IT professionals are now under tremendous pressure to reduce complexity in their environments, keep operational costs low and maintain the best defenses to keep pace with the dynamic threat landscape. In today's world, platform-based now entails delivering a simplified architecture and reduced network footprint, with fewer security devices to manage and deploy. To meet today's challenges, a next-generation firewall must combine proven firewall functionality, leading intrusion prevention capabilities, and advanced malware protection and remediation in a single device. These firewalls must be highly scalable, and enabled by open APIs, to deliver security across branches, the internet edge, and data centers (physical and virtual environments) in order to cope with growing demands.

Organizations are continuously evolving their extended networks and must have defenses in place that can address the dynamic threat landscape. To remain relevant, an NGFW must offer next-generation security capabilities that are visibility-driven, threat-focused and platform-based.

Addressing these three imperatives is crucial in enabling organizations to maintain a robust security posture, that can adapt to changing needs and provide protection across the attack continuum -- before, during and after an attack.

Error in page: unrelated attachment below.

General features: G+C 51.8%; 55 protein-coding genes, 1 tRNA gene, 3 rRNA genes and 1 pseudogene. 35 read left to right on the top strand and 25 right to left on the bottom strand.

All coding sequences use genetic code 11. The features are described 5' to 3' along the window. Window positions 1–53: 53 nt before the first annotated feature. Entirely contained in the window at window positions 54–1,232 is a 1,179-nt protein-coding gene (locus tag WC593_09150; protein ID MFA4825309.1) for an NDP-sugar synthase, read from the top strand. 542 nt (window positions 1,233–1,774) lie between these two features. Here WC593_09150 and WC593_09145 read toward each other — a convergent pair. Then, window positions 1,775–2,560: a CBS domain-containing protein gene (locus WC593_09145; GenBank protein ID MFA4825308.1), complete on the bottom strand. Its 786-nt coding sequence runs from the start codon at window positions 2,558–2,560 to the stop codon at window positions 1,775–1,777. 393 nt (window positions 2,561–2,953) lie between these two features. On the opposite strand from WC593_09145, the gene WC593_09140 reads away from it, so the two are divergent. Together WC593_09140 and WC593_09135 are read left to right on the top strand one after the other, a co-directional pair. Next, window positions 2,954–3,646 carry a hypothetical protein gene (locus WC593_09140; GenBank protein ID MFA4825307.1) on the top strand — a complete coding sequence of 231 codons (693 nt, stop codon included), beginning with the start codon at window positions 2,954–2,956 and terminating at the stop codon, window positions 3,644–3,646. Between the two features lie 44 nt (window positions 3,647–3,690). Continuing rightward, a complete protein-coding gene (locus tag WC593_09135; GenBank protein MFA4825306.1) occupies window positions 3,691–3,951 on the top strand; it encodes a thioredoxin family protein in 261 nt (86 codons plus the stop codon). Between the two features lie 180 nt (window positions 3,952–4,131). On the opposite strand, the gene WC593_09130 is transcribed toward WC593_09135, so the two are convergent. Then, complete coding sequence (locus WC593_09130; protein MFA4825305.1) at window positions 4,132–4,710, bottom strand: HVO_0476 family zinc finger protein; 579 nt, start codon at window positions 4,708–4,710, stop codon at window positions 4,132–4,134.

Sean Newman is a security strategist for Cisco Security Business Group

Published under license from, a Net Communities Ltd Publication. All rights reserved.

How to choose the file sharing service that's right for your business

file folder share sharing torrent

In only a handful of years, a wide range of file sharing services have popped up, from completely free services aimed at consumers (including the likes of Dropbox, Google and WeTransfer), to enterprise-focused services (such as Mimecast, EMC and Citrix).

Considering the long list of available offerings on both sides, making the right choice for your business can be difficult, so it's a good idea to do your research first...


For every organization, security is a key consideration in the selection of any new IT service. When it comes to a file sharing service, it can be no less vital. Data privacy features can start with role-based access control and encryption for files in transit and at rest, but may differ between services.

More robust authentication mechanisms should also be provided by the service during sensitive transactions or when users are accessing sites from less secure locations. The provider being considered should also offer integration with policy-based data leakage prevention tools and be capable of limiting where and with whom files can be shared.

Integrated anti-malware controls are also invaluable, particularly in terms of protection against spam and phishing attacks. The latter are now routinely used in the majority of the advanced targeted attacks (or spear-phishing) and should be carefully guarded against.


For compliance purposes, it's important that businesses know where their data and files are shared and stored. In order to meet compliance standards and to provide a measure of disaster recovery protection, files should be duplicated and stored in geographically dispersed data centers in geographically defined locations.